• Proposed
  • 2Under Assessment
  • 3Preliminary Assessed
  • 4Assessed
  • 5Published

Xerocomellus zelleri (Murrill) Klofac

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Scientific name
Xerocomellus zelleri
(Murrill) Klofac
Common names
IUCN Specialist Group
Mushroom, Bracket and Puffball
Assessment status
Proposed by
Noah Siegel
Comments etc.
Noah Siegel

Assessment Notes

Taxonomic notes

Originally described as Ceriomyces zelleri (Murrill 1912) from a collection made in King County, Washington, USA, but known as Boletus zelleri for many years, before being transferred to Xerocomellus (Klofac 2011).

However, work on western North American Xerocomellus (Siegel and Schwarz 2016, Frank et al. 2020) has shown that what was called X. zelleri was in fact the rarer of two different species, and the more common and widespread species, X. atropurpureus was then described. See http://iucn.ekoo.se/iucn/species_view/821024/

Synonyms: Ceriomyces zelleri Murrill, Boletus zelleri (Murrill) Murrill, Xerocomus zelleri (Murrill) Snell, Boletellus zelleri (Murrill) Singer

Why suggested for a Global Red List Assessment?

Xerocomellus zelleri appears to be a rare bolete in western North America, however data on this species is lacking due to confusion with X. atropurpureus; a recently described, and far more common ‘cryptic species’.

Xerocomellus zelleri appears to have a preference for mature and old growth forests, but based on current information, we do not know if it is restricted to such habitat. Until a determination can be made on habitat preferences, and records and trends tracked, we recommend listing it as Data Deficient (DD).

Geographic range

Northern California and Oregon Coast, into the Cascade Range, at least in Washington, into southern British Columbia, Canada.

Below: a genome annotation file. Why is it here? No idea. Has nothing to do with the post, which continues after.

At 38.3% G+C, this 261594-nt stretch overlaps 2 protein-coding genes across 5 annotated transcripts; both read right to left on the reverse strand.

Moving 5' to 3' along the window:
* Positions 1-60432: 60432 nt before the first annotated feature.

Population and Trends

Population and trends on this species are difficult to delimit, as most records pertain to the once cryptic Xerocomellus atropurpureus. It appears to be restricted to mature and old growth conifer forest, and is still locally common in old growth forests in Olympic National Park and other protected land on the Olympic Peninsula in Washington, USA, but appears to be rare across the rest of its range. Frank et al. (2020) state “Despite extensive collecting over a six-year period in, we encountered this species only five times”.

Although commonly observed in the old growth forest of Olympic National Park, it was not seen close by in the surrounding forests which have been logged. (N. Siegel field observations 2011, 2014, 2016)

Population Trend: Uncertain

Habitat and Ecology

Ectomycorrhizal with conifers, often fruiting on and around decaying moss covered stumps and logs, possibly restricted to mature and old growth forest.

Temperate Forest


Continued loss of old growth forests due to logging and fires.

Unintentional effects: subsistence/small scale (species being assessed is not the target) [harvest]Unintentional effects: large scale (species being assessed is not the target) [harvest]Increase in fire frequency/intensity

Conservation Actions

Research needed

New records of Xerocomellus zelleri need to be differentiate from X. atropurpureus. Detailed habitat notes with any new observations of this species to describe habitat limitations; tree association and if it needs mature or old growth forests to fruit.

Use and Trade

This species is edible, and occasionally collected for food.

Food - human


Frank, J., Siegel, N., Schwarz, C., Araki, B. and Vellinga, E. 2020. Xerocomellus (Boletaceae) in western North America. Fungal Systematics and Evolution 6: 265-288.

Klofac, W. 1992. Xerocomus chrysenteron und ähnlich aussehende Röhrlinge. Österreichische Zeitschrift für Pilzkunde 1: 19–59.

Murrill, W.A. 1912. The Agaricaeae of the Pacific Coast: I. Mycologia 4 (4): 205–17.

Siegel, N. & Schwarz, C. 2016. Mushrooms of the Redwood Coast. Ten Speed Press: Berkeley, CA. 601 p.

Country occurrence

Regional Population and Trends

Country Trend Redlisted